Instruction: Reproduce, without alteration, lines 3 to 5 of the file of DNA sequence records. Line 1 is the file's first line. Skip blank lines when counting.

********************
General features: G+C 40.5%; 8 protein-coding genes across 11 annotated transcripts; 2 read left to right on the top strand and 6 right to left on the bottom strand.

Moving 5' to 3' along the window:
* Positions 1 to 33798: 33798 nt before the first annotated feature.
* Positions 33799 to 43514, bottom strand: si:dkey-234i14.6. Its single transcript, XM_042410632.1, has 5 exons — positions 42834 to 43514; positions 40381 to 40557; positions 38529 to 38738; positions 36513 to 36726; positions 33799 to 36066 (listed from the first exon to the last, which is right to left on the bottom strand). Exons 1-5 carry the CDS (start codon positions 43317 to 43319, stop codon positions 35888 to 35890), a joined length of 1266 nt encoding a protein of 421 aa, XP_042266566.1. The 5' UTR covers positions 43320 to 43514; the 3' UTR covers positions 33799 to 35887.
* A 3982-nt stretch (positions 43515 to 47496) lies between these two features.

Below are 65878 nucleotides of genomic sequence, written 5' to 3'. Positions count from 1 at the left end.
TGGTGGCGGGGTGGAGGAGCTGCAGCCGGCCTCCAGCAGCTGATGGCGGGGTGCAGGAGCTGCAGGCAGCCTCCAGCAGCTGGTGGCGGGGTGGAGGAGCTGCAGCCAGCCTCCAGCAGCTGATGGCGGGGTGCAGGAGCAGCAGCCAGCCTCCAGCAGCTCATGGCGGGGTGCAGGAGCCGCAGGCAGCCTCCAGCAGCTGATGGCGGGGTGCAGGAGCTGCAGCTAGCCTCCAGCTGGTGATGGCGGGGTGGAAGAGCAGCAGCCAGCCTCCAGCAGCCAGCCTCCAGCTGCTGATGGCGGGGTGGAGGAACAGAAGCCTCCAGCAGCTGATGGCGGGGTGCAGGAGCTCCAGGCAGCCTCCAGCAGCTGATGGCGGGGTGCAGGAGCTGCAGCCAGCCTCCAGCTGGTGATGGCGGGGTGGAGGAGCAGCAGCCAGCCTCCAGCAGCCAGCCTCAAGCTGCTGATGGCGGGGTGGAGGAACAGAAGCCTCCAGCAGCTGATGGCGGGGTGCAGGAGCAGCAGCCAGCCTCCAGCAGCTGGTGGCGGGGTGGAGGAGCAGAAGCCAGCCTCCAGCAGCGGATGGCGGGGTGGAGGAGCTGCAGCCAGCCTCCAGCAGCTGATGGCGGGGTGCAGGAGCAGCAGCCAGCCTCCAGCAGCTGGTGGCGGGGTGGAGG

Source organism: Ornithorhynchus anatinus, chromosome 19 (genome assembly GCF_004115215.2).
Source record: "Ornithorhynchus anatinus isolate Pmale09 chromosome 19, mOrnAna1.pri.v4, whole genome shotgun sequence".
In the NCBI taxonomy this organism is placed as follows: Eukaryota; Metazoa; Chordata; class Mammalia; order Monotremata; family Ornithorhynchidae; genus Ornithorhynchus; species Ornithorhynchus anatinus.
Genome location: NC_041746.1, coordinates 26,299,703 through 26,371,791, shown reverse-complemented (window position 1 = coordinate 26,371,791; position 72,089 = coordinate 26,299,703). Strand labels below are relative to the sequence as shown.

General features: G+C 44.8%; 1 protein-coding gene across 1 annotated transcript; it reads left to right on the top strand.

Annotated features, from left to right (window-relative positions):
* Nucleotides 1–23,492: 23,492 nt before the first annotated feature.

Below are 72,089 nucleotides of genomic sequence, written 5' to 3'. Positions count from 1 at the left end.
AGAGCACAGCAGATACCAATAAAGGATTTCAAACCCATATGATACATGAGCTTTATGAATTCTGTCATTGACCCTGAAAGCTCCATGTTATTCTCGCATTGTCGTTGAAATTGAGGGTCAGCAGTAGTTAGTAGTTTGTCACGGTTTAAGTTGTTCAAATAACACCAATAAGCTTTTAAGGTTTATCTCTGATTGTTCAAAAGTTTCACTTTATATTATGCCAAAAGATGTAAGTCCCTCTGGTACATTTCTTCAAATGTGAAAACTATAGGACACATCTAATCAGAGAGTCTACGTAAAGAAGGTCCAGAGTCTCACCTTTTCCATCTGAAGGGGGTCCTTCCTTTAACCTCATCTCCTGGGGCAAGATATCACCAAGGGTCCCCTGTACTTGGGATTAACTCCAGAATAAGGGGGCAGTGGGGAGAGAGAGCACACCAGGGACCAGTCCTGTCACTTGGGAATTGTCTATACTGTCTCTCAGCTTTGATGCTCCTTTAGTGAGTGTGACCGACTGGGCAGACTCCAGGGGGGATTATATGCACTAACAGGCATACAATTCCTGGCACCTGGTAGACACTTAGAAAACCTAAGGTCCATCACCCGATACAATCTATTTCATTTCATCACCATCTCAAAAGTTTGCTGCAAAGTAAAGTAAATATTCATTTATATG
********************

* Positions 1 to 33798: 33798 nt before the first annotated feature.
* Positions 33799 to 43514, bottom strand: si:dkey-234i14.6. Its single transcript, XM_042410632.1, has 5 exons — positions 42834 to 43514; positions 40381 to 40557; positions 38529 to 38738; positions 36513 to 36726; positions 33799 to 36066 (listed from the first exon to the last, which is right to left on the bottom strand). Exons 1-5 carry the CDS (start codon positions 43317 to 43319, stop codon positions 35888 to 35890), a joined length of 1266 nt encoding a protein of 421 aa, XP_042266566.1. The 5' UTR covers positions 43320 to 43514; the 3' UTR covers positions 33799 to 35887.
* A 3982-nt stretch (positions 43515 to 47496) lies between these two features.